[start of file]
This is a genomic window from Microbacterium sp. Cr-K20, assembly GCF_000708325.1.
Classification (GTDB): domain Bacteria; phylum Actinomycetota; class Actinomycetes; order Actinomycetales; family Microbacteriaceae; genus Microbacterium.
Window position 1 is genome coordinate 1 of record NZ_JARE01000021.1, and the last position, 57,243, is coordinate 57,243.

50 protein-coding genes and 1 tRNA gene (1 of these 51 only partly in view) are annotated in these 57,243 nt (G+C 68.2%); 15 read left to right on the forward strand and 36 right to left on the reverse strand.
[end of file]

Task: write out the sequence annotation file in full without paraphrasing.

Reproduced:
This is a genomic window from Microbacterium sp. Cr-K20, assembly GCF_000708325.1.
Classification (GTDB): domain Bacteria; phylum Actinomycetota; class Actinomycetes; order Actinomycetales; family Microbacteriaceae; genus Microbacterium.
Window position 1 is genome coordinate 1 of record NZ_JARE01000021.1, and the last position, 57,243, is coordinate 57,243.

50 protein-coding genes and 1 tRNA gene (1 of these 51 only partly in view) are annotated in these 57,243 nt (G+C 68.2%); 15 read left to right on the forward strand and 36 right to left on the reverse strand.